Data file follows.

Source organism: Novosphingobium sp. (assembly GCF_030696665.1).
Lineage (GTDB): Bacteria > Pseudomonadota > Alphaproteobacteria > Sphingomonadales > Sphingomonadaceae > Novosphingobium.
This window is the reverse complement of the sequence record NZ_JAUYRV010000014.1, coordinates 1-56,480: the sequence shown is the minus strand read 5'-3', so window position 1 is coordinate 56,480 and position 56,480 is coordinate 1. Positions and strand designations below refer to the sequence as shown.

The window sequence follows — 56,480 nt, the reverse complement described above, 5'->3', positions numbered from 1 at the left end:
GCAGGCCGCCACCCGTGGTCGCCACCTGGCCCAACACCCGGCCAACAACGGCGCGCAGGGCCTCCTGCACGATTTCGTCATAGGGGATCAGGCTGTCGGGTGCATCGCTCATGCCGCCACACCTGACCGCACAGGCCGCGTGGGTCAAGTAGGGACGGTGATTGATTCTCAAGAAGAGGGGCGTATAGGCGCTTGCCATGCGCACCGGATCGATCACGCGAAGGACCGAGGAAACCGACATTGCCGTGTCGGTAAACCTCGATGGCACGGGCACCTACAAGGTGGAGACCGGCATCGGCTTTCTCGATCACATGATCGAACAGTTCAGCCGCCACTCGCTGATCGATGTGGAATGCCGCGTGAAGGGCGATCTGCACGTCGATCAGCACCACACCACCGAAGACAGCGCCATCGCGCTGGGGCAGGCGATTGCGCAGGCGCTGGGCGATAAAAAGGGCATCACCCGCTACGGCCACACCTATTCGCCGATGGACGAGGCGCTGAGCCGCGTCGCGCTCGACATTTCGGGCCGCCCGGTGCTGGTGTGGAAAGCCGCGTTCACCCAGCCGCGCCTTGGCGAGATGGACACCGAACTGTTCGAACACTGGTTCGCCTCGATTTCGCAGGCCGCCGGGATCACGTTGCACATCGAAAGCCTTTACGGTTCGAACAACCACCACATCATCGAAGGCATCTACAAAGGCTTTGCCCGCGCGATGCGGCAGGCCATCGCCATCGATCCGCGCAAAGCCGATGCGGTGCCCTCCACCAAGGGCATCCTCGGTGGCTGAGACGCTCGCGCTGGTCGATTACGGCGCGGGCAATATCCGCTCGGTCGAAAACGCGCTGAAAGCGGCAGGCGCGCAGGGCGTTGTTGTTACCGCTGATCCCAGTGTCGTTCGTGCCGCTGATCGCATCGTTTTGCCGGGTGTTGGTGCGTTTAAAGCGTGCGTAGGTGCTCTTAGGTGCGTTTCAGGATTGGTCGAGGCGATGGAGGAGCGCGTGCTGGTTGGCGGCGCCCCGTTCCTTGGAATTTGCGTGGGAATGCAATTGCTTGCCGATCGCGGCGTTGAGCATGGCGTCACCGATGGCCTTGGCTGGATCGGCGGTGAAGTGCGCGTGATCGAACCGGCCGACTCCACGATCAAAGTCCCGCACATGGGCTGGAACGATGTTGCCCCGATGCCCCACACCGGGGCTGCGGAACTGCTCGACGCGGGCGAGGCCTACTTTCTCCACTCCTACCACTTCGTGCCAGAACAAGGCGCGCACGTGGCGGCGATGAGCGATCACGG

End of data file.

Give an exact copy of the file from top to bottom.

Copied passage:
Source organism: Novosphingobium sp. (assembly GCF_030696665.1).
Lineage (GTDB): Bacteria > Pseudomonadota > Alphaproteobacteria > Sphingomonadales > Sphingomonadaceae > Novosphingobium.
This window is the reverse complement of the sequence record NZ_JAUYRV010000014.1, coordinates 1-56,480: the sequence shown is the minus strand read 5'-3', so window position 1 is coordinate 56,480 and position 56,480 is coordinate 1. Positions and strand designations below refer to the sequence as shown.

The window sequence follows — 56,480 nt, the reverse complement described above, 5'->3', positions numbered from 1 at the left end:
GCAGGCCGCCACCCGTGGTCGCCACCTGGCCCAACACCCGGCCAACAACGGCGCGCAGGGCCTCCTGCACGATTTCGTCATAGGGGATCAGGCTGTCGGGTGCATCGCTCATGCCGCCACACCTGACCGCACAGGCCGCGTGGGTCAAGTAGGGACGGTGATTGATTCTCAAGAAGAGGGGCGTATAGGCGCTTGCCATGCGCACCGGATCGATCACGCGAAGGACCGAGGAAACCGACATTGCCGTGTCGGTAAACCTCGATGGCACGGGCACCTACAAGGTGGAGACCGGCATCGGCTTTCTCGATCACATGATCGAACAGTTCAGCCGCCACTCGCTGATCGATGTGGAATGCCGCGTGAAGGGCGATCTGCACGTCGATCAGCACCACACCACCGAAGACAGCGCCATCGCGCTGGGGCAGGCGATTGCGCAGGCGCTGGGCGATAAAAAGGGCATCACCCGCTACGGCCACACCTATTCGCCGATGGACGAGGCGCTGAGCCGCGTCGCGCTCGACATTTCGGGCCGCCCGGTGCTGGTGTGGAAAGCCGCGTTCACCCAGCCGCGCCTTGGCGAGATGGACACCGAACTGTTCGAACACTGGTTCGCCTCGATTTCGCAGGCCGCCGGGATCACGTTGCACATCGAAAGCCTTTACGGTTCGAACAACCACCACATCATCGAAGGCATCTACAAAGGCTTTGCCCGCGCGATGCGGCAGGCCATCGCCATCGATCCGCGCAAAGCCGATGCGGTGCCCTCCACCAAGGGCATCCTCGGTGGCTGAGACGCTCGCGCTGGTCGATTACGGCGCGGGCAATATCCGCTCGGTCGAAAACGCGCTGAAAGCGGCAGGCGCGCAGGGCGTTGTTGTTACCGCTGATCCCAGTGTCGTTCGTGCCGCTGATCGCATCGTTTTGCCGGGTGTTGGTGCGTTTAAAGCGTGCGTAGGTGCTCTTAGGTGCGTTTCAGGATTGGTCGAGGCGATGGAGGAGCGCGTGCTGGTTGGCGGCGCCCCGTTCCTTGGAATTTGCGTGGGAATGCAATTGCTTGCCGATCGCGGCGTTGAGCATGGCGTCACCGATGGCCTTGGCTGGATCGGCGGTGAAGTGCGCGTGATCGAACCGGCCGACTCCACGATCAAAGTCCCGCACATGGGCTGGAACGATGTTGCCCCGATGCCCCACACCGGGGCTGCGGAACTGCTCGACGCGGGCGAGGCCTACTTTCTCCACTCCTACCACTTCGTGCCAGAACAAGGCGCGCACGTGGCGGCGATGAGCGATCACGG